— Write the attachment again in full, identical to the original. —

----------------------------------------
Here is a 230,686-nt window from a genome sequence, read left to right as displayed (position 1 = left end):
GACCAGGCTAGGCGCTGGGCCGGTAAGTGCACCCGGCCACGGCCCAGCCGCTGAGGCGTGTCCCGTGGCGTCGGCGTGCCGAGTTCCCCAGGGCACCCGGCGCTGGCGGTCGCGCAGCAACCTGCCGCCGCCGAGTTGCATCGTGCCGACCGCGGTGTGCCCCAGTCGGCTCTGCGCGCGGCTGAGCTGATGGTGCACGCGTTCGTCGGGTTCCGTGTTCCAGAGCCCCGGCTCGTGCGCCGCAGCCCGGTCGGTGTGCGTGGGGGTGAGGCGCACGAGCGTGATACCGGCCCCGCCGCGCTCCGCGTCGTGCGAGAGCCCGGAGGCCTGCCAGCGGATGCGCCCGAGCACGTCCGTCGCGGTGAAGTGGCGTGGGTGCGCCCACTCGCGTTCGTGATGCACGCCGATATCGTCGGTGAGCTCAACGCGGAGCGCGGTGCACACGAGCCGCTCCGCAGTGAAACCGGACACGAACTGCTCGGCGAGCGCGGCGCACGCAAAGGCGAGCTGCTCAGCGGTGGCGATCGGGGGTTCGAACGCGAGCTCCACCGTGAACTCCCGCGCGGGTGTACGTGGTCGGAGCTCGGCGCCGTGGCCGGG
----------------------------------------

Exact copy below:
Here is a 230,686-nt window from a genome sequence, read left to right as displayed (position 1 = left end):
GACCAGGCTAGGCGCTGGGCCGGTAAGTGCACCCGGCCACGGCCCAGCCGCTGAGGCGTGTCCCGTGGCGTCGGCGTGCCGAGTTCCCCAGGGCACCCGGCGCTGGCGGTCGCGCAGCAACCTGCCGCCGCCGAGTTGCATCGTGCCGACCGCGGTGTGCCCCAGTCGGCTCTGCGCGCGGCTGAGCTGATGGTGCACGCGTTCGTCGGGTTCCGTGTTCCAGAGCCCCGGCTCGTGCGCCGCAGCCCGGTCGGTGTGCGTGGGGGTGAGGCGCACGAGCGTGATACCGGCCCCGCCGCGCTCCGCGTCGTGCGAGAGCCCGGAGGCCTGCCAGCGGATGCGCCCGAGCACGTCCGTCGCGGTGAAGTGGCGTGGGTGCGCCCACTCGCGTTCGTGATGCACGCCGATATCGTCGGTGAGCTCAACGCGGAGCGCGGTGCACACGAGCCGCTCCGCAGTGAAACCGGACACGAACTGCTCGGCGAGCGCGGCGCACGCAAAGGCGAGCTGCTCAGCGGTGGCGATCGGGGGTTCGAACGCGAGCTCCACCGTGAACTCCCGCGCGGGTGTACGTGGTCGGAGCTCGGCGCCGTGGCCGGG